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...I think what these sales say is that there is a real demand for Gloranthan supplements in general and Chaoism RQ2 in particular. I just wish all the copyright holders could bury their axes and get on and re-release an updated RQ2 rulebook and all the original supplements.

What makes you think there are axes to be buried? There's no rancour between Issaries and Chaosium; Issaries licenses RQ and Glorantha to Mongoose and Moon Design simultaneously. Mongoose and Moon co-operate heavily on projects by sharing information and ensuring consistency of product across the two lines, even though they're for different game systems. You have an updated RQ2 rulebook in the form of MRQII. Moon Design has the Classics line that has reprinted a great deal of the original Chaosium RQ2 material.

What I think you're really asking for is for Chaosium to republish RuneQuest and Gloranthan material. I honestly don't see that happening. The license and copyright belongs to Issaries, for one thing, and, for another, I don't think Chaosium has the appetite to return to something it relinquished 25 years ago. If it did have, Charlie and Greg would no doubt have hammered something out by now. The world has moved on...

If you want to replicate the old RQ2 feel you can do so with BRP. I know that Gringle's Pawnshop has its Glyphmaster project underway, which aims to produce an OGL set of rules that are, essentially, RQ2 with the Gloranthan references removed. So, if you consider what's out there between Mongoose, Moon, Chaosium BRP and now Glyphmaster, there's an abundance of riches. More Glorantha material, that is broadly cross-compatible with whatever system you want - any of the RQ variants, BRP and/or HeroQuest - has (probably) been produced in the past five years than at any point in RQ and Glorantha's history.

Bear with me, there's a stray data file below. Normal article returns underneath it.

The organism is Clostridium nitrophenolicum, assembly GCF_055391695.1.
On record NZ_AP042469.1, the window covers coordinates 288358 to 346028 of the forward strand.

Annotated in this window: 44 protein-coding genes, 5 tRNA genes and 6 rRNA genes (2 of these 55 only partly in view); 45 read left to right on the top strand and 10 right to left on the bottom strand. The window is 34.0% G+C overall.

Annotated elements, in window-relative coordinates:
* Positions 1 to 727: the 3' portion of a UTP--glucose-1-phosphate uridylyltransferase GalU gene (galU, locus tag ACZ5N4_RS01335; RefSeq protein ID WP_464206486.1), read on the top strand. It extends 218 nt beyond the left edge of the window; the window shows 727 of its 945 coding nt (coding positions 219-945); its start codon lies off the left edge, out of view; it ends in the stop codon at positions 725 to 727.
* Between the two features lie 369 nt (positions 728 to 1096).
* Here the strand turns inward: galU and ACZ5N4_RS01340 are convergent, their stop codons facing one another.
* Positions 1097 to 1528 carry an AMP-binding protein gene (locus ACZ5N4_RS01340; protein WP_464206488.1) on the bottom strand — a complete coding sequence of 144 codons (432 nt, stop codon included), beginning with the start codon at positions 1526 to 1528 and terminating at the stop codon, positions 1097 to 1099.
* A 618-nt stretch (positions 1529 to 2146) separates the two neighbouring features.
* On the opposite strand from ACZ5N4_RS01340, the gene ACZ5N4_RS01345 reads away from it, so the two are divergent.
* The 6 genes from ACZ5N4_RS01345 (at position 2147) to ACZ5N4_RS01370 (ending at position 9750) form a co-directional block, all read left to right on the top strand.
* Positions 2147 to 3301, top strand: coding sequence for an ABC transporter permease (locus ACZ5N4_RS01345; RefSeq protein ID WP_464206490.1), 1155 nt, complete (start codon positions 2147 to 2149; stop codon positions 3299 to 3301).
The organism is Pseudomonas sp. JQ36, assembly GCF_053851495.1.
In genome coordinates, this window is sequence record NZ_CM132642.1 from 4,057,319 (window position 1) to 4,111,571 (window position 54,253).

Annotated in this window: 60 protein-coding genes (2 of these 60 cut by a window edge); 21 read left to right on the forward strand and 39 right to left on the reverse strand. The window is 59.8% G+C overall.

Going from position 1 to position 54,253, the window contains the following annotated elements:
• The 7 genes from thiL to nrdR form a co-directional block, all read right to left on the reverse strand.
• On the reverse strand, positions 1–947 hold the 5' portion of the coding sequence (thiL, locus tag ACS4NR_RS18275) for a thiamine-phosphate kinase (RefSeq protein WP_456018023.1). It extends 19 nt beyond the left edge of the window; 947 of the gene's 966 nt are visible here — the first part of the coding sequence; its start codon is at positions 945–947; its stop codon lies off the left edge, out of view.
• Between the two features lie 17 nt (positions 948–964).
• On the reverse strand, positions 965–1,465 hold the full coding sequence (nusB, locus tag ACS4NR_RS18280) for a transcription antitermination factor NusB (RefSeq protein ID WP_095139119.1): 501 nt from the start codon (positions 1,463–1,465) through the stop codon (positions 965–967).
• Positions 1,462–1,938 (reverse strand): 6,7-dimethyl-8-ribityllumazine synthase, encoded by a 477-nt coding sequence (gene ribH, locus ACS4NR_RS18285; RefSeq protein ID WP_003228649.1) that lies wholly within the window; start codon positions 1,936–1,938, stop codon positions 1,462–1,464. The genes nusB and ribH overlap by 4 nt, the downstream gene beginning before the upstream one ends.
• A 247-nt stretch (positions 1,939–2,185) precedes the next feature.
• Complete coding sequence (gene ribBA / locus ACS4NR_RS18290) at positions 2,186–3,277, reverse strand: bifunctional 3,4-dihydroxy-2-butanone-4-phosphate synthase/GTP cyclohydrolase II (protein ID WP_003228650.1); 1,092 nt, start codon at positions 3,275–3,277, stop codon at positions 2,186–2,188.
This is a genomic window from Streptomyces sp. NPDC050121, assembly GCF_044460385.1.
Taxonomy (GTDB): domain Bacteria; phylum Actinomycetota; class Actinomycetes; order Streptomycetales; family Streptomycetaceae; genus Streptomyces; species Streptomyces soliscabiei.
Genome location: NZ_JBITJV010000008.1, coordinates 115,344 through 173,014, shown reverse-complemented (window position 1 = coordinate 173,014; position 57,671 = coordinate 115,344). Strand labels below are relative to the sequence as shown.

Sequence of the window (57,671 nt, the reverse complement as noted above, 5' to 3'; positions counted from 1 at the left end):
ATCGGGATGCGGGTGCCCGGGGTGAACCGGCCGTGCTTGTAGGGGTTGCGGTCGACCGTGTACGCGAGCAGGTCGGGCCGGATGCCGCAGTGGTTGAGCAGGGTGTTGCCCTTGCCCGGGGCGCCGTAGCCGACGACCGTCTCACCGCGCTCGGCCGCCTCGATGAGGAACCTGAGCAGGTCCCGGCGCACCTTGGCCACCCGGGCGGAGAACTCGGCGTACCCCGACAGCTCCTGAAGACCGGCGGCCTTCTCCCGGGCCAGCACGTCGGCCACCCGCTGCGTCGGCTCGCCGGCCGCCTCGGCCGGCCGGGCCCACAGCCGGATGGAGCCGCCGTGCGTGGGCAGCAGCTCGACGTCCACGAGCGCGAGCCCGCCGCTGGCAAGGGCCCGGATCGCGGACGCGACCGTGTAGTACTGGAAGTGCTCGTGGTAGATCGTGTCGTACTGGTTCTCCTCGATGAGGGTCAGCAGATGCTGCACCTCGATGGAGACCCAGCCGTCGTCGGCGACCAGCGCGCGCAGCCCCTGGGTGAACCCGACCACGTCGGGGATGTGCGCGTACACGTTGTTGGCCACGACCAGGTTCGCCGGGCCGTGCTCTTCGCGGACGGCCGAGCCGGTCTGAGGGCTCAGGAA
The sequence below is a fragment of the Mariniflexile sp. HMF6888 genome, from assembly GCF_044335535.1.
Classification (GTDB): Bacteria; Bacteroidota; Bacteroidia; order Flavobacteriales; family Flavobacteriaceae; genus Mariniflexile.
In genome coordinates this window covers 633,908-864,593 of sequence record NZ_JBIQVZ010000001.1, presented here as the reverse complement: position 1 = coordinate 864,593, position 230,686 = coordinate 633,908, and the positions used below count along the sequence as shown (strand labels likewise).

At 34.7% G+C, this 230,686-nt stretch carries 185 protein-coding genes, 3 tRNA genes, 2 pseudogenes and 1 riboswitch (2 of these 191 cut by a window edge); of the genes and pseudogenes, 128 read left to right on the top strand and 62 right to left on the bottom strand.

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What I think you're really asking for is for Chaosium to republish RuneQuest and Gloranthan material.

I guess that is what I really mean :)

I had presumed that because the original team haven't collaborated in such a long time, that there may have been 'issues' - I guess not.

From an RQ standpoint there is a lot published right now, but I'm guessing many people focus on just one version of the RQ/HQ ruleset and stick with that. Which means that to get the full benefit of all the material lots of tweaks have to be made.

I think it would be much better for everyone involved to try and produce one ruleset, so that all the Gloranthan material is released for that set, thus eliminating any potential incompatibilies. Plus, the publishers could tweak all the existing materials for this new ruleset and get ready to reap the bonnaza! I suspect it would attract many more people too, seeing a coherent system with many supplements available for it.